Other questions might be about their adoption stories, their parents' race(s) ("Oh, so is your dad Black?"), their racial makeup ("So are you mixed?"). Additionally, questions or comments embedded in stereotypes aren't appreciated.  Like, "I bet you love basketball" or "Do you like rap music?" My kids don't exist to be your Black Google.  

Listen, I know you are going to tell me you are just trying to be friendly.  You are a nice person.  You love children.   Great!  I like people who are nice to my kids!  But as a white person, please recognize that there are some rules that apply to an interaction between a white adult and a Black child. You may not like the rules (ahem, white fragility) and have a hard time grasping them.  

But guess what?  It's not all about you.   

Love, Rachel

Monday, June 26, 2017

Dear Sugar: The 5 Best Black-Female Owned Small Businesses You Need to Know About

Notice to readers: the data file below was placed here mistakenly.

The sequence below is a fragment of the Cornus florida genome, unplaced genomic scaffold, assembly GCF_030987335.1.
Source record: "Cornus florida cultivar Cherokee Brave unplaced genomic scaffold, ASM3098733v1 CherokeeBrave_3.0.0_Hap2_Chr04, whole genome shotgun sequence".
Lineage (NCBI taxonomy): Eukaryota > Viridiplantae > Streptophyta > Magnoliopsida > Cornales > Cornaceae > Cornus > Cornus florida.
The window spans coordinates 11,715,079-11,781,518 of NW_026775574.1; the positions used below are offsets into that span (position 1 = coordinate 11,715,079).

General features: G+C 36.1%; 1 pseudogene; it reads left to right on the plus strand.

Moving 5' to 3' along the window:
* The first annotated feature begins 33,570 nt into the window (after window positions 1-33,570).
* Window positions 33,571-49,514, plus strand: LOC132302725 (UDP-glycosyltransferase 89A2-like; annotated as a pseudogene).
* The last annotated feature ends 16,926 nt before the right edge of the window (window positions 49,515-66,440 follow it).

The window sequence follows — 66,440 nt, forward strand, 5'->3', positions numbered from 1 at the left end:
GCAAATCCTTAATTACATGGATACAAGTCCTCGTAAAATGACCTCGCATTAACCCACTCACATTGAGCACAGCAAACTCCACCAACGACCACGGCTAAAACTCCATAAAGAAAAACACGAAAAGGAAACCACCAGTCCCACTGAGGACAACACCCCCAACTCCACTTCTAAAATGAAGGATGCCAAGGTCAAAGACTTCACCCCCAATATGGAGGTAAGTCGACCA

Dear Sugar:

I'm so excited to bring you today's post.   Because these are some fierce Black female owned businesses that sell products we love!   Plus, I'm a big believer in supporting small businesses, especially when they work so hard to bring us quality products that are great for our family.      

Gabby Bows

Gabby and her mom make an incredible team, bringing us the "double face snap barrette."  If you follow on me on Insta, you know we're completely head-over-heels for the hair accessory.  I love these for a few reasons.  

1:  They do not fall out and stay in all different hair textures.  My kids all have different hair textures and lengths.   They even stay in my oldest daughter's (current) style which is cornrows with weave.  
2:  Because of this, you don't spend dollar after dollar buying hair accessories.  Just purchase some packs of Gabby Bows and that's it! They save you money over the long-haul.